The fallen bricks and beams of a burnt-out Kensington warehouse were pinning Firefighter Pat Nally to the floor of a neighboring furniture store. A persistent ringing in his ears was the only noise to interrupt an eerie silence.
Nally was in excruciating pain with a broken back and busted pelvis. His right foot was trapped beneath tons of rubble. He tried to wiggle free, but the weight and the pain were too much to bear.
“I just remember going down, (being) overwhelmed with weight — and that just taking me down to the ground,” said Nally. “I couldn’t even see or turn. I tried getting myself up, but I was trapped.”
One moment, he and three colleagues were investigating the interior of the fire-damaged furniture store. It was 5:56 a.m. on April 9 at Boston and Jasper streets. They were checking for flare-ups from an earlier five-alarm blaze that had gutted the Thomas W. Buck Hosiery warehouse next door, Fire Commissioner Lloyd Ayers later said.
In an instant, the warehouse and the world came tumbling down upon Firefighters Daniel Sweeney, Francis Chaney and Nally, along with their Ladder 10 company supervisor, Lt. Robert P. Neary. A brick wall tumbled onto the furniture store roof, causing it to collapse onto the men.
Neary, 60, and Sweeney, 25, died before frantic rescuers were able to pull them from the debris. Nally, 25, and Chaney, 43, survived. Now, Nally is staring at countless months of recovery and a lifetime of sadness for his fallen fire department brothers.
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This Saturday, Nally will take part in a block party honoring Neary and Sweeney, while raising money for a new Living Flame Memorial in the city’s Franklin Square. The event will be from 2 to 6 p.m. at Maggie’s Waterfront Café, 9242 N. Delaware Ave., and feature music, food, refreshments and family-friendly activities. Admission costs $25.
The cause of the fire remains under investigation. A local grand jury has been convened to probe possible criminal wrongdoing connected with the fire. Nally is expected to be a key witness and is not permitted to discuss details of the fire or his department’s response to it.
Yet, the fire administration has permitted Nally to discuss his injuries and recovery with the Northeast Times.
“I definitely didn’t see it coming. I was shell-shocked. It was a ringing in my ears and confusion,” Nally said during an interview on June 12. “I don’t think I lost consciousness, but if I did it was only for a couple of seconds.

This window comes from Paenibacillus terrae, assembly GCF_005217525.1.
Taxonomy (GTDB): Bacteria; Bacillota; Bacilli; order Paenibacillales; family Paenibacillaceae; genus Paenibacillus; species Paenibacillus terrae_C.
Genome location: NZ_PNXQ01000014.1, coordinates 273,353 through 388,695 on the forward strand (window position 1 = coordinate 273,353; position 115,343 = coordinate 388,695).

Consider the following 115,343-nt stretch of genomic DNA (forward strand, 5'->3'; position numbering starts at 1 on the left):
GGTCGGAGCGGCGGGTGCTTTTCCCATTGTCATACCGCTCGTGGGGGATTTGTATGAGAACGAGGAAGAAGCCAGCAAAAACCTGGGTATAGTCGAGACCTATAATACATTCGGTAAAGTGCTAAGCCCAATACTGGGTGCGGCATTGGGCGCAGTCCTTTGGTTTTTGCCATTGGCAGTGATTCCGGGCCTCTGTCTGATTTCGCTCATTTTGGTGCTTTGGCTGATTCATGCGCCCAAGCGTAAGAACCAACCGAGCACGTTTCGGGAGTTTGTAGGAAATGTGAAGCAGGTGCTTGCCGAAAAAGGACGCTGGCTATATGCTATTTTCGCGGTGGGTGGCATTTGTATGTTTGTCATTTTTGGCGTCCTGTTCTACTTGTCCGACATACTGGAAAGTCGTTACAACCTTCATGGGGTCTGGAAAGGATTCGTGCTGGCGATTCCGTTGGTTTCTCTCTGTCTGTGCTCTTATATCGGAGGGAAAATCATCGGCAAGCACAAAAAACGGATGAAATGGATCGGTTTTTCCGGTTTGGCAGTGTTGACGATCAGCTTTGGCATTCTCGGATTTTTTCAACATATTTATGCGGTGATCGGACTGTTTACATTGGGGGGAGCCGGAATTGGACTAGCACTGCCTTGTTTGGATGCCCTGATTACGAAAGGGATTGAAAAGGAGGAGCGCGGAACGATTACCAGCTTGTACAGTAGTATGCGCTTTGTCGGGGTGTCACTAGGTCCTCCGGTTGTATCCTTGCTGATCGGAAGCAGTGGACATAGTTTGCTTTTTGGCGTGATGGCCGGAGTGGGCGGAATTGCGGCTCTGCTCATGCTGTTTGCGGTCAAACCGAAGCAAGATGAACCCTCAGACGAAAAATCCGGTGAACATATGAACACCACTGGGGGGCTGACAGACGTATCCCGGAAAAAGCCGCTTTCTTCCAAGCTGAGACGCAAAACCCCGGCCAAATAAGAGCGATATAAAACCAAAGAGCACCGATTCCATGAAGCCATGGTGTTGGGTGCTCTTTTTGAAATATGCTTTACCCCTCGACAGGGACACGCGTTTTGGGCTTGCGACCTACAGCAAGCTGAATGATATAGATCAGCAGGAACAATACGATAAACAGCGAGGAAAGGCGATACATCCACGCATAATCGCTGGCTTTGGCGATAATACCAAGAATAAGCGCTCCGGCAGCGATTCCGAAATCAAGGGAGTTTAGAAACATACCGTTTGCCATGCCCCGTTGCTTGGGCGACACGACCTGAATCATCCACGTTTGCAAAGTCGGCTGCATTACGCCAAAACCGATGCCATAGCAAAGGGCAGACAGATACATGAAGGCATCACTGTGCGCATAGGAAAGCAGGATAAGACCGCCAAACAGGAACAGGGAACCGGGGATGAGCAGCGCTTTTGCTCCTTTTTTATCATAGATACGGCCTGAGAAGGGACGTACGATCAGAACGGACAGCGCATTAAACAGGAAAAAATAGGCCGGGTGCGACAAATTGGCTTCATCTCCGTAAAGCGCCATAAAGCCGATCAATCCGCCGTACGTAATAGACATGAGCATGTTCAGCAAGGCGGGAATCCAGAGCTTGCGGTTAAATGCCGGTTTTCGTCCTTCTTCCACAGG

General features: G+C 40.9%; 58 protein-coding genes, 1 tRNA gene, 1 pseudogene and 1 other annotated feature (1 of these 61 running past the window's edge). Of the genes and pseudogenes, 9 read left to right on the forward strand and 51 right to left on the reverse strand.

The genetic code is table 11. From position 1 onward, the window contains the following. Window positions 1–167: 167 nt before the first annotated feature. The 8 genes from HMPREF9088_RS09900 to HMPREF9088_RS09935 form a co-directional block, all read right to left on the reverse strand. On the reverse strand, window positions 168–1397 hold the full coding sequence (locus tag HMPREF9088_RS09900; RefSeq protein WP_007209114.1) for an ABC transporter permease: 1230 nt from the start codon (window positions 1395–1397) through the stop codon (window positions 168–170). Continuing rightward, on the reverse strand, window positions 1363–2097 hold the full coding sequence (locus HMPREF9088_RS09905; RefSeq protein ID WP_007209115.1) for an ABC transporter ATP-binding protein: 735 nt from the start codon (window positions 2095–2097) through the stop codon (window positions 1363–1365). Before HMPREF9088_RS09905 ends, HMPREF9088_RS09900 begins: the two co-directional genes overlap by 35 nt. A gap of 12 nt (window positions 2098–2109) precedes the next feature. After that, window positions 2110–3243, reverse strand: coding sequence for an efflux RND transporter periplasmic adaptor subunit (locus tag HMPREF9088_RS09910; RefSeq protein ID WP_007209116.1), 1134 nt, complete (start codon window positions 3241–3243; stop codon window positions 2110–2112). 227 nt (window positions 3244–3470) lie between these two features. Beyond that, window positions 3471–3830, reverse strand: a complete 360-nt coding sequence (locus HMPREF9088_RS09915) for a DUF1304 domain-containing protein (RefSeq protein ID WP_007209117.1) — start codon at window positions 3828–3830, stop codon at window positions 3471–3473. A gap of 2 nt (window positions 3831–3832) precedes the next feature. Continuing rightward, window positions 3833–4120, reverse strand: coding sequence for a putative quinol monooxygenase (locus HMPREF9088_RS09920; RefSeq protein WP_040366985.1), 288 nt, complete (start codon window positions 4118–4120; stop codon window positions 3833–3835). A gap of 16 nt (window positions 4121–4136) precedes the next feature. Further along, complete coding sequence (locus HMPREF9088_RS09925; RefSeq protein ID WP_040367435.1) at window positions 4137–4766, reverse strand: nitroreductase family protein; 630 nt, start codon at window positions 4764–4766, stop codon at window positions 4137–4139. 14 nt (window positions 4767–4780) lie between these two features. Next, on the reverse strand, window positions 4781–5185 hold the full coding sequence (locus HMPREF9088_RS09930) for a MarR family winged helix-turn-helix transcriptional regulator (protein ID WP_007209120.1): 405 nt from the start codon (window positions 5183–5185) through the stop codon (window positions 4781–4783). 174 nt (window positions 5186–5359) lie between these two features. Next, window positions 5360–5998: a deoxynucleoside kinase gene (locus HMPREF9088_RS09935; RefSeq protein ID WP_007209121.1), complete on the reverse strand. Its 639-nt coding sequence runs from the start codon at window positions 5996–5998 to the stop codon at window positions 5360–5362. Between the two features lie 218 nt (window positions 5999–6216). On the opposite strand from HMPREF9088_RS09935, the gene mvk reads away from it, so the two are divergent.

“I was just really confused. I just remember hearing guys’ voices yelling for me and feeling some sense of relief they were going to come and get me.”
In the ambient early-morning light, Nally spotted a fire helmet on the floor within arm’s reach, grabbed it and placed it on his head.
“I didn’t know how much more was coming. So many thoughts were running through my mind. I didn’t know if there was a basement and if I was going to fall even more,” he said. “I was worried about the other guys because we were all in there together.”
The next few hours are now a blur in Nally’s memory. According to fire department records, he was freed at 6:22 a.m.
He remembers the injured Chaney, along with members of Ladder 16 and Rescue 1 helping to free him and bring him to safety. Paramedics rushed him to Temple University Hospital, where he was stabilized and sedated. A while later, he learned about Neary and Sweeney.
“I don’t remember if I heard people crying outside. I think they had gotten Lieutenant Neary out (of the building). I asked a nurse how he was doing and she said he passed away and I started crying,” Nally recalled. “I asked about Danny Sweeney and she said they were still trying to get him out, and I had a bad feeling.”
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Neary and Sweeney became the first city firefighters to die in the line of duty since Aug. 20, 2004, when Capt. John Taylor and Firefighter Rey Rubio perished while battling a blaze sparked by a marijuana growing operation in the basement of a Port Richmond home.
Chaney was also hospitalized after the recent fire, but he recovered and returned to work within a month. Nally hopes to do the same someday. But there’s no telling when.